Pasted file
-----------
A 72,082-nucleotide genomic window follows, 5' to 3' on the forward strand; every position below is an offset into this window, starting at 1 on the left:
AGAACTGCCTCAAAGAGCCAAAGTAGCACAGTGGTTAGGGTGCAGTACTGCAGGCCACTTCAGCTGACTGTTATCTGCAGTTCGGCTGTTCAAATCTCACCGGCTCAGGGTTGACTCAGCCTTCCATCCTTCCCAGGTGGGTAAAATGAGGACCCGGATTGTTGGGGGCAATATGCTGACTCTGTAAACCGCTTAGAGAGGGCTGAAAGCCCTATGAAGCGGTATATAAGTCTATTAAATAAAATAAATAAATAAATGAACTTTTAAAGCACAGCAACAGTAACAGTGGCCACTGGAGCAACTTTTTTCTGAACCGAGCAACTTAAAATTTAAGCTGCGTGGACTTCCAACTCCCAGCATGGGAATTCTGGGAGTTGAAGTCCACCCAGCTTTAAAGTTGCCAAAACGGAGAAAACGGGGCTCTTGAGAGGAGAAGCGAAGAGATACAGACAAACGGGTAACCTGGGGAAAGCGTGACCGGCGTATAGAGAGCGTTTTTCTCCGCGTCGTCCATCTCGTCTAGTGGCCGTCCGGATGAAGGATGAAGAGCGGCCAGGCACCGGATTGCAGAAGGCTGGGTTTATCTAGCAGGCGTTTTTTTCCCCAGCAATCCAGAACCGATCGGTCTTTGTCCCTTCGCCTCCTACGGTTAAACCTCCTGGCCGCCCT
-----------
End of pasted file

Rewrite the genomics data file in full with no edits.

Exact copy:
A 72,082-nucleotide genomic window follows, 5' to 3' on the forward strand; every position below is an offset into this window, starting at 1 on the left:
AGAACTGCCTCAAAGAGCCAAAGTAGCACAGTGGTTAGGGTGCAGTACTGCAGGCCACTTCAGCTGACTGTTATCTGCAGTTCGGCTGTTCAAATCTCACCGGCTCAGGGTTGACTCAGCCTTCCATCCTTCCCAGGTGGGTAAAATGAGGACCCGGATTGTTGGGGGCAATATGCTGACTCTGTAAACCGCTTAGAGAGGGCTGAAAGCCCTATGAAGCGGTATATAAGTCTATTAAATAAAATAAATAAATAAATGAACTTTTAAAGCACAGCAACAGTAACAGTGGCCACTGGAGCAACTTTTTTCTGAACCGAGCAACTTAAAATTTAAGCTGCGTGGACTTCCAACTCCCAGCATGGGAATTCTGGGAGTTGAAGTCCACCCAGCTTTAAAGTTGCCAAAACGGAGAAAACGGGGCTCTTGAGAGGAGAAGCGAAGAGATACAGACAAACGGGTAACCTGGGGAAAGCGTGACCGGCGTATAGAGAGCGTTTTTCTCCGCGTCGTCCATCTCGTCTAGTGGCCGTCCGGATGAAGGATGAAGAGCGGCCAGGCACCGGATTGCAGAAGGCTGGGTTTATCTAGCAGGCGTTTTTTTCCCCAGCAATCCAGAACCGATCGGTCTTTGTCCCTTCGCCTCCTACGGTTAAACCTCCTGGCCGCCCT